the aesthetics exist from a software development point of view. that beauty has a reason to be considered in programming. he doesn’t dive in technicalities, though, rather on how programmers experience programming, and does so through the lens of aesthetics. my contribution would be to add this technicality, and broaden it to other groups.
interesting pages are: pp.159-201 - pp.201-237
the assumption is that programming is about personal expression and belonging (programming as a religious practice)
a deeper aspect is “the fertility of fantasy and its role in the processes of technological innovation”, or “the impossibility of curbing the abundance of life” (feyerabend)
our current understanding of software engineering is one of efficiency (and there are other values at play in other types of programming, artistic, academic, hacking).
he argues that the complexity of programming is not so much an absolute one (“oh, it belongs to computation”), but also a personal one, brought it by programmers themselves.
the program being written “how it should be done” is reminiscent of Pye’s aesthetics of worksmanship and moral commitment to quality.
the inherent properties of software:
Paul W. Oman’s and Curtis R. Cook’s paper Typographic Style is More than Cosmetic (Oman and Cook 1990) argue for typographic importance in source code.
In programming, as in the majority of disciplines of human activity, there are different, sometimes opposed, notions of what it is that makes something beautiful. A complete classification of all these ideals for the case of programming coding styles would be a nice thing to present, but I cannot do that. The main problem is not that there are so many programmers scattered all over the world, not even that they lack a formal organising body; the real problem is that beauty, in programming, is a private affair, something kept among pro- grammers and absent from the official discourse: pro- grammers are not supposed to spend their time creating beauty, they are supposed to create programs that work. p.117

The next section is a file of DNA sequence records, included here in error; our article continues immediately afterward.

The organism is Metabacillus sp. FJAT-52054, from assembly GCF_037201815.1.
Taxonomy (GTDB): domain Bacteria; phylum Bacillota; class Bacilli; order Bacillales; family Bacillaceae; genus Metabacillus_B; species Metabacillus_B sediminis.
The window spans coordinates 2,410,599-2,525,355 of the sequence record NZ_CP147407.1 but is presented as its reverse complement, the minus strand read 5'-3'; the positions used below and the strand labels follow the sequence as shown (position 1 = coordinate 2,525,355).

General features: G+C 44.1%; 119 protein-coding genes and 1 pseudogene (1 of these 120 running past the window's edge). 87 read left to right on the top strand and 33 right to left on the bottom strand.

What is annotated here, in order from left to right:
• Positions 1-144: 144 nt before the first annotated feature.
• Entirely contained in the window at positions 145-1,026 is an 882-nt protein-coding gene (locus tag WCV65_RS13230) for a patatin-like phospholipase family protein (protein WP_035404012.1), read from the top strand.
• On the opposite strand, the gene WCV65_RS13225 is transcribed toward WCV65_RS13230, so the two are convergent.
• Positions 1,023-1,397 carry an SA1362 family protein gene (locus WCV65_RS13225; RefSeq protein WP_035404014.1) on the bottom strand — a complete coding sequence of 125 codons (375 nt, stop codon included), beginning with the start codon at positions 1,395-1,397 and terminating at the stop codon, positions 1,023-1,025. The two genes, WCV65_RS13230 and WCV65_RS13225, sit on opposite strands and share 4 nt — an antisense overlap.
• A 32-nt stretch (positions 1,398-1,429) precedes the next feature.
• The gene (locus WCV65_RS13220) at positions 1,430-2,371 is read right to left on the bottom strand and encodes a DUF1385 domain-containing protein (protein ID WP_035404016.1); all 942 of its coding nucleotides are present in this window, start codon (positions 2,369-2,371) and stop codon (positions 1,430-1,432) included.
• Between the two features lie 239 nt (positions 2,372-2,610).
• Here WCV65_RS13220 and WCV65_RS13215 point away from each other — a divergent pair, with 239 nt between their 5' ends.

section on readability as choice, and highlights:
the concept of vanity in programmers.
most popular aesthetic attributes of software (all non-aesthetic terms used in an aesthetic sense)
kant says that beauty is separate from both theory and practice. i agree.
however, he says that one possesses all the necessary knowledge to appreciate something as beautiful or not. I would argue that there are different levels of knowledge which imply different levels of beauty in the same object. so it’s about the subjectivity of beauty*. not sure if I agree with this either, since there could be some structural, beautiful forms (by the way, are patterns beautiful, from alexander’s perspective?).
are there canons of beauty in programming? probably, to a certain extent, but they are highly context-dependent.
elegance is irreducible but correlated with manifestations.
metaphor of the colorful painting: colorful is not inherently beautiful or not, but when applied to something beautiful, it is correlated by the manifestation of a lot of colors, say in particularly rich or vivid palettes.
apparently, sibley says that is impossible to define what is “beautifully combined”. well if you take a goal-oriented approach, it becomes actually easy: does it do the job? (not completely explanatory but partially). because, yes, we don’t use rules, but we use heuristics.
coming back to the “what it does”, there can be a parallel seen between the aesthetic aspect of software and its public aspect? re-use -> zusammenleben -> habitability
private aesthetics vs. public aesthetics?
types of goodness:
he also assumes that code is a sort of self-expression. i’m not so sure.
is instrumental goodness computer beauty, and intrinsic goodness human beauty?
unquantifiable does not mean un-manifested!
aesthetic discussions in slashdot seem to be related to moral statements